Monday, January 24, 2011


 Part 1 - Beer's Law Scatter Plot and Linear Regression

 Part 2 - Titration Data Plotting

  • Finding the line of best fit

  • Quadratic regression

Monday, January 3, 2011


Energy of Reaction Diagram

p-orbital, d-orbital, pi-type orbital

Vacuum Distillation Apparatus

Two-chain DNA Strand



HTML?. What is HTML actually?.Many people did not really knew the exact meaning of HTML.
HTML  is a markup language used to structure text and multimedia documents and to set up hypertext links between documents, used extensively on the World Wide Web.

Read more:

HTML, which stands for HyperText Markup Language, is the predominant markup language for web pages.
A markup language is a set of markup tags, and HTML uses markup tags to describe web pages.

HTML is written in the form of HTML elements consisting of "tags" surrounded by angle brackets (like <html>) within the web page content. HTML tags normally come in pairs like <b> and </b>. The first tag in a pair is the start tags, the second tag is the end tags (they are also called opening tags and closing tags).

The purpose of a web browser is to read HTML documents and display them as web pages. The browser does not display the HTML tags, but uses the tags to interpret the content of the page.

HTML elements form the building blocks of all websites. HTML allows images and objects to be embedded and can be used to create interactive forms. It provides a means to create structured documents by denoting structural semantics for text such as headings, paragraphs, lists, links, quotes and other items. It can embed scripts in languages such as JavaScripts which affect the behavior of HTML webpages.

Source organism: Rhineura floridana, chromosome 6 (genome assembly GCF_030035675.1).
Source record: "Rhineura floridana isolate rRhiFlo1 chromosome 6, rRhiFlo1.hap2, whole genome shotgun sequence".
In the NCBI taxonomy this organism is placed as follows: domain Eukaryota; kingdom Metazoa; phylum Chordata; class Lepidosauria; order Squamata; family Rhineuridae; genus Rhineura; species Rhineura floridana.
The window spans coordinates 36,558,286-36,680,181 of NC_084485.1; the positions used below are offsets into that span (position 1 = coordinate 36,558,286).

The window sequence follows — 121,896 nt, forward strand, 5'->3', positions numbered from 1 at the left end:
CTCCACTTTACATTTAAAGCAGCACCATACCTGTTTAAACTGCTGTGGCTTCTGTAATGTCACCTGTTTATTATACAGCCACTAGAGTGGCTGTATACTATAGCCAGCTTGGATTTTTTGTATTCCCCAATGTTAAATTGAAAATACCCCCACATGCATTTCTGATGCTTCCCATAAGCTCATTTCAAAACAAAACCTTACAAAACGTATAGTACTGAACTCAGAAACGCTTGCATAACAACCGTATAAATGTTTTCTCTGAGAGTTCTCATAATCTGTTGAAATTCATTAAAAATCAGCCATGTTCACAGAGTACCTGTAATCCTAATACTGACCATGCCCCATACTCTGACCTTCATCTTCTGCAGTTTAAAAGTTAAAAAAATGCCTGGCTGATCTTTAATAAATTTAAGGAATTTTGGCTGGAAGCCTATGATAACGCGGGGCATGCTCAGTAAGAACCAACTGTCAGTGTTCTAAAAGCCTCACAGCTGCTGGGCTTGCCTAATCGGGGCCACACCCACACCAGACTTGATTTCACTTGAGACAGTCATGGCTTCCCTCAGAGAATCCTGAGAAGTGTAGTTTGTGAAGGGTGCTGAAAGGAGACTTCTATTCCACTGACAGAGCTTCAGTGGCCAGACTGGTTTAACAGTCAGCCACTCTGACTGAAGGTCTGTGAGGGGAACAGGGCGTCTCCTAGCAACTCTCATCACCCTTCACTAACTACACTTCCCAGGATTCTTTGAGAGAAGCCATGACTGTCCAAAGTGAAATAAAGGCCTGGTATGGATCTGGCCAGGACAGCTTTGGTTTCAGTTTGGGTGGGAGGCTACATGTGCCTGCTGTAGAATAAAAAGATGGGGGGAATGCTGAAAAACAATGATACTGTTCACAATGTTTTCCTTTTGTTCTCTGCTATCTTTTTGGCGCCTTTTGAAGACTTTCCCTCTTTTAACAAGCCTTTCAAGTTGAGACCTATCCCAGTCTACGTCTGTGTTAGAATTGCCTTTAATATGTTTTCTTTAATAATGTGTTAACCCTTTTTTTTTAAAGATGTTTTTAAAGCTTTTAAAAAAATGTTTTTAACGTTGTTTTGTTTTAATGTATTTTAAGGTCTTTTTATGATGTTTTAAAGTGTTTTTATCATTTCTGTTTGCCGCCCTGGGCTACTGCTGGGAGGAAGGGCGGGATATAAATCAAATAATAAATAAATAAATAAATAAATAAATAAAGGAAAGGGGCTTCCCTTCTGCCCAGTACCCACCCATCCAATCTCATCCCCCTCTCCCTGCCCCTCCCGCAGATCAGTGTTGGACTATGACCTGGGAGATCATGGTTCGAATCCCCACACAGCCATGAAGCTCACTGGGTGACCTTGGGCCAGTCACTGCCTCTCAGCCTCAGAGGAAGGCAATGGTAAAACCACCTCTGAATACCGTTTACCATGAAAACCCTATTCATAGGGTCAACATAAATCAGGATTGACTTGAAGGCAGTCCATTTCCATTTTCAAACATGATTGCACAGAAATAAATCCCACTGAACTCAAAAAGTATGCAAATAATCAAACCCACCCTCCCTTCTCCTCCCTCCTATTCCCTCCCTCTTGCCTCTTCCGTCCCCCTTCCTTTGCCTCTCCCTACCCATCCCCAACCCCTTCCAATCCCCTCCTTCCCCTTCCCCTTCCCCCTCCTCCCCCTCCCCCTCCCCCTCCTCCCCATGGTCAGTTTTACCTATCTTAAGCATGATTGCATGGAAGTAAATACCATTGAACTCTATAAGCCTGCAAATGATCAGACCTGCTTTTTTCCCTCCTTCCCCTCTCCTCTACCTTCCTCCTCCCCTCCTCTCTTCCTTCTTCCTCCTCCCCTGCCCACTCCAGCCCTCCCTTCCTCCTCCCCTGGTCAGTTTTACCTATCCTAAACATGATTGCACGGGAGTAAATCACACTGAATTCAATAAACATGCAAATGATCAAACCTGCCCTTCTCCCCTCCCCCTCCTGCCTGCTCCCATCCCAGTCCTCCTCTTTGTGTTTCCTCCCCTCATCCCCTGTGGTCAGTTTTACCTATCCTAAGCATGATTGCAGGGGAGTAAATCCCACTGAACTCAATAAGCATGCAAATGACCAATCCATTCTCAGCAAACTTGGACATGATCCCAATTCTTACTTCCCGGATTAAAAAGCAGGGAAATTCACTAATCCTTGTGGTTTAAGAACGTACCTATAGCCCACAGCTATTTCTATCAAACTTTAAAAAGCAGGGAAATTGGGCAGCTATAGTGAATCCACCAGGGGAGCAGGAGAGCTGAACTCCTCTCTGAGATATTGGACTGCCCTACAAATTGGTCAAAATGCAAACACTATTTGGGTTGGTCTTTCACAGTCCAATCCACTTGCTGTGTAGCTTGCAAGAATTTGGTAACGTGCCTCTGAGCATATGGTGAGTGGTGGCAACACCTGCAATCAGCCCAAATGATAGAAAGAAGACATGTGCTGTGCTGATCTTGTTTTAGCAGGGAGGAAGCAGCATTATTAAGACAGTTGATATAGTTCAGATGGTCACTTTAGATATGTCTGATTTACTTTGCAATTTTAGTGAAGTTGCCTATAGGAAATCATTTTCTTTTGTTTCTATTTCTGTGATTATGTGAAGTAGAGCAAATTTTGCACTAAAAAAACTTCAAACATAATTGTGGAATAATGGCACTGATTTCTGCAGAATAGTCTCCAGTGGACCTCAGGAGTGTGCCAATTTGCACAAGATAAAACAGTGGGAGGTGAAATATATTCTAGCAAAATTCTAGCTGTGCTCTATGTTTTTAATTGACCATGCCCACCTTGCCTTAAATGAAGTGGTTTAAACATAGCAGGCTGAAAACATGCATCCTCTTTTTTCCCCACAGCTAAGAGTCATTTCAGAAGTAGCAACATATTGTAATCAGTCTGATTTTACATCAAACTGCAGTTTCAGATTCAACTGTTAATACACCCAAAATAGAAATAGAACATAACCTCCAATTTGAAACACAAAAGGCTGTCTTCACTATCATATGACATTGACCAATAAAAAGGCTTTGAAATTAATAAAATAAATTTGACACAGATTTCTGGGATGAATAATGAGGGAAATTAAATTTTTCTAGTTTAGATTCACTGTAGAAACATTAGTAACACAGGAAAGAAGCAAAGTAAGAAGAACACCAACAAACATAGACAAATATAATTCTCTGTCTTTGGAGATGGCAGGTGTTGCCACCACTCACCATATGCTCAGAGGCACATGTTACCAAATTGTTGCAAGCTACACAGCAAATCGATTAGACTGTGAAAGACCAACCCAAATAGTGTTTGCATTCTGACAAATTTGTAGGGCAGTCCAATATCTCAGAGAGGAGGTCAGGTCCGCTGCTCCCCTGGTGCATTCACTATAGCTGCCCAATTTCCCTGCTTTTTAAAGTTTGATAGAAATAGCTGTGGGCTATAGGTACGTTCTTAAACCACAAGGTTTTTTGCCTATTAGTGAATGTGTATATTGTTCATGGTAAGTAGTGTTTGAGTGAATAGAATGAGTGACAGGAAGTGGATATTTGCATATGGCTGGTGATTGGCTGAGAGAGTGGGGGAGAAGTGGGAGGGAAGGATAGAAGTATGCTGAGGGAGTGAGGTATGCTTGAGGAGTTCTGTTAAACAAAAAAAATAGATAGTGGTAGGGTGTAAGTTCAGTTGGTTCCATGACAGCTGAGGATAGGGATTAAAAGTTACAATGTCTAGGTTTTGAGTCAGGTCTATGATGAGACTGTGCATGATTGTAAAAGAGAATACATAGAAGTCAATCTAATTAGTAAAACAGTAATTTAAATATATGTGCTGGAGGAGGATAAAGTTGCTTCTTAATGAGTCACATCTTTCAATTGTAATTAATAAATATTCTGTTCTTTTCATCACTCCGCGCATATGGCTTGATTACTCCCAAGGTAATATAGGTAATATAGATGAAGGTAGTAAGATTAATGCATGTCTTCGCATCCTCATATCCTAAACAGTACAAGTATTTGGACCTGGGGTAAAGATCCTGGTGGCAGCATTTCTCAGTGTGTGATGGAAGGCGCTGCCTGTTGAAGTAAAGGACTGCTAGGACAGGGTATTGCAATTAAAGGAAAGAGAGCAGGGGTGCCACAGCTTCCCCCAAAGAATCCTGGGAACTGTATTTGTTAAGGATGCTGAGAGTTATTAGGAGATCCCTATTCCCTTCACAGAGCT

HTML can also be used to include Cascading Style Sheets (CSS) to define the appearance and layout of text and other material. The W3C, maintainer of both HTML and CSS standards, encourages the use of CSS over explicit presentational markup.

With the dynamic HTML color codes chart you can get codes for basic colors. See the chart and table below:


light blue#ADD8E6
Sky blue#87CEEB



The PDB archive contains information about experimentally-determined structures of proteins, nucleic acids, and complex assemblies. As a member of the wwPDB, the RCSB PDB curates and annotates PDB data according to agreed upon standards.
The RCSB PDB also provides a variety of tools and resources. Users can perform simple and advanced searches based on annotations relating to sequence, structure and function. These molecules are visualized, downloaded, and analyzed by users who range from students to specialized scientists. 
The  Protein Data Bank (PDB) is a repository for the 3-D structural data of large biological molecules, such as proteins and nucleic acids. (See also crystallographic database). The data, typically obtained by X-ray crystallography or NMR spectroscopy and submitted by biologists and biochemists from around the world, are freely accessible on the Internet via the websites of its member organisations (PDBe, PDBj, and RCSB). The PDB is overseen by an organization called the Worldwide Protein Data Bank, wwPDB.
The PDB is a key resource in areas of structural biology, such as structural genomics. Most major scientific journals, and some funding agencies, such as the NIH in the USA, now require scientists to submit their structure data to the PDB. If the contents of the PDB are thought of as primary data, then there are hundreds of derived (i.e., secondary) databases that categorize the data differently. For example, both SCOP and CATH categorize structures according to type of structure and assumed evolutionary relations; GO categorize structures based on genes.